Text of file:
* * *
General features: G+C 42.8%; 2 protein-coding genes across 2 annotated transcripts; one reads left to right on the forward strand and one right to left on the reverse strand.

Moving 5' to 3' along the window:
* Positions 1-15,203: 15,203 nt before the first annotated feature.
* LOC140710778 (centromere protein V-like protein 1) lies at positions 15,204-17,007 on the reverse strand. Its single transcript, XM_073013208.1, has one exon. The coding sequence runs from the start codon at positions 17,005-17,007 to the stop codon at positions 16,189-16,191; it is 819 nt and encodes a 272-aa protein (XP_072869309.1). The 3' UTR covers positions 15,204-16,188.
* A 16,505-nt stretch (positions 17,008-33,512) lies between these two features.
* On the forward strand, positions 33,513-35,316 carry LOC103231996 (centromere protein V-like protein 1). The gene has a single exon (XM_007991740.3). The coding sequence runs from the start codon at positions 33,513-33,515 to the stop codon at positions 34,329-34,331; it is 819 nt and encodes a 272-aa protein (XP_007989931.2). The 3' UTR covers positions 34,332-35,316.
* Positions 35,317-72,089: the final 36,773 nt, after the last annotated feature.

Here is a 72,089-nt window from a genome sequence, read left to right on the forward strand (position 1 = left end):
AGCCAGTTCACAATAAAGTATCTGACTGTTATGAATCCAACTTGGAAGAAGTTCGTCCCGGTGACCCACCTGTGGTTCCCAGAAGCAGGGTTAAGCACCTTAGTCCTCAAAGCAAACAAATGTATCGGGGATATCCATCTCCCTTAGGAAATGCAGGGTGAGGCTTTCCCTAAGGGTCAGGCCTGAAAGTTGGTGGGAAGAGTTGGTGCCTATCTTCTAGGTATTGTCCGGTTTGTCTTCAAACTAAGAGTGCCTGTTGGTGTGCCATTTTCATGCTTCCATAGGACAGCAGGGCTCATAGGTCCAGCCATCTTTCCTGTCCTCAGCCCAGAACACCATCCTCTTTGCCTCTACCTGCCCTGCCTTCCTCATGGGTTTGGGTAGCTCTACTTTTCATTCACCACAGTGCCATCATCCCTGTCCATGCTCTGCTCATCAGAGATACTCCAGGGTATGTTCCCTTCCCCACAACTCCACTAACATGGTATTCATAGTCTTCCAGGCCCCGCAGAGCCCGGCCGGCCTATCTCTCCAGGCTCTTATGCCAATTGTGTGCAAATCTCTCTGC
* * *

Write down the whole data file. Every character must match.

General features: G+C 42.8%; 2 protein-coding genes across 2 annotated transcripts; one reads left to right on the forward strand and one right to left on the reverse strand.

Moving 5' to 3' along the window:
* Positions 1-15,203: 15,203 nt before the first annotated feature.
* LOC140710778 (centromere protein V-like protein 1) lies at positions 15,204-17,007 on the reverse strand. Its single transcript, XM_073013208.1, has one exon. The coding sequence runs from the start codon at positions 17,005-17,007 to the stop codon at positions 16,189-16,191; it is 819 nt and encodes a 272-aa protein (XP_072869309.1). The 3' UTR covers positions 15,204-16,188.
* A 16,505-nt stretch (positions 17,008-33,512) lies between these two features.
* On the forward strand, positions 33,513-35,316 carry LOC103231996 (centromere protein V-like protein 1). The gene has a single exon (XM_007991740.3). The coding sequence runs from the start codon at positions 33,513-33,515 to the stop codon at positions 34,329-34,331; it is 819 nt and encodes a 272-aa protein (XP_007989931.2). The 3' UTR covers positions 34,332-35,316.
* Positions 35,317-72,089: the final 36,773 nt, after the last annotated feature.

Here is a 72,089-nt window from a genome sequence, read left to right on the forward strand (position 1 = left end):
AGCCAGTTCACAATAAAGTATCTGACTGTTATGAATCCAACTTGGAAGAAGTTCGTCCCGGTGACCCACCTGTGGTTCCCAGAAGCAGGGTTAAGCACCTTAGTCCTCAAAGCAAACAAATGTATCGGGGATATCCATCTCCCTTAGGAAATGCAGGGTGAGGCTTTCCCTAAGGGTCAGGCCTGAAAGTTGGTGGGAAGAGTTGGTGCCTATCTTCTAGGTATTGTCCGGTTTGTCTTCAAACTAAGAGTGCCTGTTGGTGTGCCATTTTCATGCTTCCATAGGACAGCAGGGCTCATAGGTCCAGCCATCTTTCCTGTCCTCAGCCCAGAACACCATCCTCTTTGCCTCTACCTGCCCTGCCTTCCTCATGGGTTTGGGTAGCTCTACTTTTCATTCACCACAGTGCCATCATCCCTGTCCATGCTCTGCTCATCAGAGATACTCCAGGGTATGTTCCCTTCCCCACAACTCCACTAACATGGTATTCATAGTCTTCCAGGCCCCGCAGAGCCCGGCCGGCCTATCTCTCCAGGCTCTTATGCCAATTGTGTGCAAATCTCTCTGC